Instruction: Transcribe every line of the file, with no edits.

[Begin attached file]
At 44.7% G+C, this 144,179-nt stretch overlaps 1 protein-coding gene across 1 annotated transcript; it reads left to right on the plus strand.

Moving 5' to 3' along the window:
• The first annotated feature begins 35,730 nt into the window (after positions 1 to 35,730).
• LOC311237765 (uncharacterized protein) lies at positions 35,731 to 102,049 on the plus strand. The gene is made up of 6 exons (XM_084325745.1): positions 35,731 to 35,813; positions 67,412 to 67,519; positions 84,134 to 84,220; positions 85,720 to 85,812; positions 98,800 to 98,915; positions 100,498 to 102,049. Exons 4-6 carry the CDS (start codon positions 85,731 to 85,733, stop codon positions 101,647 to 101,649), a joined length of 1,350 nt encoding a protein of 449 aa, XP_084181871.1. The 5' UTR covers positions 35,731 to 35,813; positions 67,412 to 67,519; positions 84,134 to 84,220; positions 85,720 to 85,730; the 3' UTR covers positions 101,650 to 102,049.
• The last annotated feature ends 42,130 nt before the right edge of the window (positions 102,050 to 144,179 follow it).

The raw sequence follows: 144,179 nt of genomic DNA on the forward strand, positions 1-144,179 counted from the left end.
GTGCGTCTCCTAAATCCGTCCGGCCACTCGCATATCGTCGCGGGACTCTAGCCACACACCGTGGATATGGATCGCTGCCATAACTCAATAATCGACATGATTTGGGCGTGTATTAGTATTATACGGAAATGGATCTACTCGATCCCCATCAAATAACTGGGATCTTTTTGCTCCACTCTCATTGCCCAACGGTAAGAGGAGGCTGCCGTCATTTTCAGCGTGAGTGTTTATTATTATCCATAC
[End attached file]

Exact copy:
At 44.7% G+C, this 144,179-nt stretch overlaps 1 protein-coding gene across 1 annotated transcript; it reads left to right on the plus strand.

Moving 5' to 3' along the window:
• The first annotated feature begins 35,730 nt into the window (after positions 1 to 35,730).
• LOC311237765 (uncharacterized protein) lies at positions 35,731 to 102,049 on the plus strand. The gene is made up of 6 exons (XM_084325745.1): positions 35,731 to 35,813; positions 67,412 to 67,519; positions 84,134 to 84,220; positions 85,720 to 85,812; positions 98,800 to 98,915; positions 100,498 to 102,049. Exons 4-6 carry the CDS (start codon positions 85,731 to 85,733, stop codon positions 101,647 to 101,649), a joined length of 1,350 nt encoding a protein of 449 aa, XP_084181871.1. The 5' UTR covers positions 35,731 to 35,813; positions 67,412 to 67,519; positions 84,134 to 84,220; positions 85,720 to 85,730; the 3' UTR covers positions 101,650 to 102,049.
• The last annotated feature ends 42,130 nt before the right edge of the window (positions 102,050 to 144,179 follow it).

The raw sequence follows: 144,179 nt of genomic DNA on the forward strand, positions 1-144,179 counted from the left end.
GTGCGTCTCCTAAATCCGTCCGGCCACTCGCATATCGTCGCGGGACTCTAGCCACACACCGTGGATATGGATCGCTGCCATAACTCAATAATCGACATGATTTGGGCGTGTATTAGTATTATACGGAAATGGATCTACTCGATCCCCATCAAATAACTGGGATCTTTTTGCTCCACTCTCATTGCCCAACGGTAAGAGGAGGCTGCCGTCATTTTCAGCGTGAGTGTTTATTATTATCCATAC